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With shifting disease burdens, growing uncertainties about the future of development assistance for health, and rising demands for more expensive and complex healthcare comes the need for a greater focus on value for money. International health funders and agencies want to know how to make resources stretch further by focusing on the highest impact interventions among the most affected populations. Whether through more efficient procurement systems and supply chains, results-based financing, or more detailed assessments of the effectiveness of health technology, CGD’s work aims to make health funding go further to save, prolong, and improve more lives.
Using publicly available information, we describe all seven DIBs, and evaluate the three “health DIBs” in more detail, comparing their stakeholders, implementation, and outcome structures. We offer three recommendations to improve evaluation and inform development of DIBs in the future.
Rwanda’s performance-based incentives were effective for some indicators, but unconditional financing also induced improvements. The incentive effects persisted in the medium-run and as the program was scaled-up.
Many low- and middle-income countries aspire to universal health coverage (UHC), but for rhetoric to become reality, the health services offered must be consistent with the funds available, which may require tough tradeoffs. An explicit health benefits package—a defined list of services that are and are not subsidized—is essential in creating a sustainable UHC system.
This report of the Rethinking U.S. Foreign Assistance Program summarizes the rationale for continued U.S. investment in global health, looks into the evolution of the Global Health Initiative, and recommends a re-boot for the whole enterprise.
More than ever, global health funding agencies must get better value for money from their investment portfolios; to do so, each agency must know the interventions it supports and the sub-populations targeted by those interventions in each country. In this study we examine the interventions supported by two major international AIDS funders: the Global Fund to Fight AIDS, Tuberculosis, and Malaria (‘Global Fund’) and the President’s Emergency Plan for AIDS Relief (PEPFAR).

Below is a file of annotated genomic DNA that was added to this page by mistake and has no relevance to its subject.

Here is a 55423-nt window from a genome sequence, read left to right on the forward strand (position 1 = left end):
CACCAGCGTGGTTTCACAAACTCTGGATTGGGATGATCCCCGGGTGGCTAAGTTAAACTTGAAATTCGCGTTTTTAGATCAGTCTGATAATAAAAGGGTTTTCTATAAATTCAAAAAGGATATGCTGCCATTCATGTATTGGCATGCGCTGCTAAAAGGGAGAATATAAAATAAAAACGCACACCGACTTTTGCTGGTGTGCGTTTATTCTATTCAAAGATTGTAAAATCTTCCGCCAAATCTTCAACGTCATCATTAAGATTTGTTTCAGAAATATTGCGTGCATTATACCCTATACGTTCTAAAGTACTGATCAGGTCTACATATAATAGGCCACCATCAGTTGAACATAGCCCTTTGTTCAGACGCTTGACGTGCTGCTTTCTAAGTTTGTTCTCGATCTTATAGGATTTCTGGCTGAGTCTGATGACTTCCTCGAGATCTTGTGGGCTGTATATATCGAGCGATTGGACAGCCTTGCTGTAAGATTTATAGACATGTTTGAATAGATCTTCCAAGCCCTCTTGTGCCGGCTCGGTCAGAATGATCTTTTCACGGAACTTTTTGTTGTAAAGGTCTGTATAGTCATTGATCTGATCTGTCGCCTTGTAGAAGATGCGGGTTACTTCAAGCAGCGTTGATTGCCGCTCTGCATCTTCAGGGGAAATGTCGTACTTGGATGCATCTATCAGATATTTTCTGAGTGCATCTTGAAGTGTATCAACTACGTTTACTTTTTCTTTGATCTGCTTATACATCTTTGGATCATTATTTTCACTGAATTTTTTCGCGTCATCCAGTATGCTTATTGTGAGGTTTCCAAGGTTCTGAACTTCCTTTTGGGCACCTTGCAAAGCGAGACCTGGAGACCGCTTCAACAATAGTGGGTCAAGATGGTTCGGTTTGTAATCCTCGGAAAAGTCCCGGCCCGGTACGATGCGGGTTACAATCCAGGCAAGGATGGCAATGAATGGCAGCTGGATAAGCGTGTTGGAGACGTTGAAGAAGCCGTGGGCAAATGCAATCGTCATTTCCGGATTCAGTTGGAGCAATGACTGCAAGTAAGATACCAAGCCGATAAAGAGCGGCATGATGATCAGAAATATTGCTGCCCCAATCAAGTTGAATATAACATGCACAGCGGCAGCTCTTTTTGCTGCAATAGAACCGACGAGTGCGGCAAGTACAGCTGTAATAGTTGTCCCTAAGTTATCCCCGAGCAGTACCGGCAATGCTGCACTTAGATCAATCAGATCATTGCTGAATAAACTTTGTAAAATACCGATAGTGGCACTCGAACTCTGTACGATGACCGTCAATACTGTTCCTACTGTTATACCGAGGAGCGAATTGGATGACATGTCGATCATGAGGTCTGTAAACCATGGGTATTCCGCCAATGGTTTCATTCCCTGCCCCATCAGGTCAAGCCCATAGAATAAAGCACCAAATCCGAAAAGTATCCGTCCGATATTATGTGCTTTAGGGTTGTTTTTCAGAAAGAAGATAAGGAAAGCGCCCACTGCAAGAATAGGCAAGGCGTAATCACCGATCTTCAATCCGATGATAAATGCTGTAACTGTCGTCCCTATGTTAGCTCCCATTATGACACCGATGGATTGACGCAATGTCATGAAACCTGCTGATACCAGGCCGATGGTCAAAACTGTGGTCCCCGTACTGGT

The Global Fund’s New Funding Model (NFM) was approved by its Board more than a year ago, representing what the Fund’s Director Mark Dybul called “a new beginning” to “achieve greater impact in the lives of people affected by HIV and AIDS, TB and malaria.
At a panel session during the 4th Conference of the Consortium of Universities for Global Health (CUGH) held in Washington, DC, a group of distinguished speakers and leaders on health in China – from the China Medical Board, top universities and the Ministry of Health – were tasked with discussing and elaborating on China's role in global health. The speakers briefly discussed China's history in international health activities (their first deployment of medical teams to Africa dates back to 1963!), different kinds of partnerships in global health - particularly among universities, and examples of current and upcoming initiatives. In sum, the panel suggested a promising future for China’s role in global health.
Policy makers on Capitol Hill have some pressing policy issues to tackle in the coming weeks (like reaching an agreement to fund the government and raising the debt ceiling). Fortunately, one bill that landed on their desk last week shouldn’t require much debate: The PEPFAR Stewardship and Oversight Act of 2013.